By the time they had lunched, on dried prunes and chocolate, it was late afternoon. Plinkey took the axe and as much food as his pockets would hold, and fastened Imboden on his back with the rope. The rocky, treacherous climb to the summit was a back-breaking, hear-breaking job. But he did it, and once on the pass, he soon found the lost trail. Down the slippery path he staggered, taking infinite precaution. The silence was broken only by his own heavy breathing and an occasional stifled groan from poor Imboden. Progress was maddeningly slow, and it was dusk by the time they reached timberline.
Plinkey knew he must give up all hope of catching the last train that would get him back to Mary in time, and yet he stumbled doggedly on, until he was hopelessly beaten by the darkness and the rows of giant fir trees that stood like silent sentinels across his path. His mind and his heart and his body ached intolerably, but he managed to make Imboden fairly comfortable on the ground. Then he told him about Mary, and the guide forgot his own pain in his distress over Plinkey’s troubles.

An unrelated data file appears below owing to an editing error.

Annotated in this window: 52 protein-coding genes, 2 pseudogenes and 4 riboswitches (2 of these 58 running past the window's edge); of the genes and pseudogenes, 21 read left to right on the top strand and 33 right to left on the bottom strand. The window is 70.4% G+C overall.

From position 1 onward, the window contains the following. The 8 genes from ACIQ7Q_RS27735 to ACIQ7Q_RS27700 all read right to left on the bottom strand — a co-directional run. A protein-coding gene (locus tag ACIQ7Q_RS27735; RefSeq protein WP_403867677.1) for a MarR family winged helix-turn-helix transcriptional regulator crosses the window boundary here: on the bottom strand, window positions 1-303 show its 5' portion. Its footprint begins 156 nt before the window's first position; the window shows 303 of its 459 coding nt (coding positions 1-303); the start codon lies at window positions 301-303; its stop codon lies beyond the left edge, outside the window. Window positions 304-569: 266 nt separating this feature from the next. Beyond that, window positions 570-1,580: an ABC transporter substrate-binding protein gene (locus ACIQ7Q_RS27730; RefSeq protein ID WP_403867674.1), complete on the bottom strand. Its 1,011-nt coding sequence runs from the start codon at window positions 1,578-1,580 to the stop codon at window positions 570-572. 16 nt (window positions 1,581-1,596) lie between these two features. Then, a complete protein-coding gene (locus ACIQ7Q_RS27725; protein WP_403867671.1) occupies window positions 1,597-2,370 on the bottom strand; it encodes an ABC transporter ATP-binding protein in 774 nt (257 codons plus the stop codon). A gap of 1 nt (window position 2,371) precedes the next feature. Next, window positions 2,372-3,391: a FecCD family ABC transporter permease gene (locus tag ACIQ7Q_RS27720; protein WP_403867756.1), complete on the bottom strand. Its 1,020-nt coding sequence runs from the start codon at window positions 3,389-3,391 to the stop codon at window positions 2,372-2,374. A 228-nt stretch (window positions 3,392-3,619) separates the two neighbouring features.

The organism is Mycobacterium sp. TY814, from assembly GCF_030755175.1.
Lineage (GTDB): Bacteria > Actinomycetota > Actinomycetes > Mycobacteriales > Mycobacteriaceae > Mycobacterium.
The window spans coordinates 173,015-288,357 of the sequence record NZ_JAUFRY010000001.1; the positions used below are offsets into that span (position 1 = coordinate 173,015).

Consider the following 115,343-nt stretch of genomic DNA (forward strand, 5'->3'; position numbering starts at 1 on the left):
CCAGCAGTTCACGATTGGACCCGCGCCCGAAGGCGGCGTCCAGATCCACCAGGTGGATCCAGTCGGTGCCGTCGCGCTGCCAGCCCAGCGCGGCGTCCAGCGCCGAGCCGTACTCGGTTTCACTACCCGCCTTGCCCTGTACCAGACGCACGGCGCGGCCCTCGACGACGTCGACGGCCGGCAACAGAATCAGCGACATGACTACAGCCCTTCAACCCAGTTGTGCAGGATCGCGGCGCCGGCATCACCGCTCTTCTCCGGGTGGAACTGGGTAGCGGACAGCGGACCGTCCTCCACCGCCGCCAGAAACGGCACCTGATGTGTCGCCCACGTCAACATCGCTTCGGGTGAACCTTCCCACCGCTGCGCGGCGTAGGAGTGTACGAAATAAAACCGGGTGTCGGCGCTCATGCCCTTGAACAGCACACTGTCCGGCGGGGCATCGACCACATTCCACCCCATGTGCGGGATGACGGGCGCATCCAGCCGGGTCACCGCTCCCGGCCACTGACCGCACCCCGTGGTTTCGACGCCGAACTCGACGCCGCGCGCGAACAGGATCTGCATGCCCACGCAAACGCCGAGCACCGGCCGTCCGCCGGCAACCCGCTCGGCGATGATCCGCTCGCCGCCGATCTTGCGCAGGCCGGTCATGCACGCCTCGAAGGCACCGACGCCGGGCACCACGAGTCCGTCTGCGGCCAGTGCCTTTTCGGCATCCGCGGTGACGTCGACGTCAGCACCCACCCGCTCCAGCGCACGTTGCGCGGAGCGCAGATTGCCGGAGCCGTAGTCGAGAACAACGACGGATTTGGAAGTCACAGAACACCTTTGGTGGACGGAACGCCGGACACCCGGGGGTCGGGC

“I deserve to suffer,” Plinkey told him. “Why even that stuffy captain, who I thought was all brawn and no brains, was amused because I was so intent on the hills far away that I couldn’t see what was within reach of my hand. Well, he was quick enough to reach out and grab.” He sighed, and added: “Don’t worry, Imbo-
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den, I’ll get back on my beaten path and
t rudge along with my eyes shut tight—”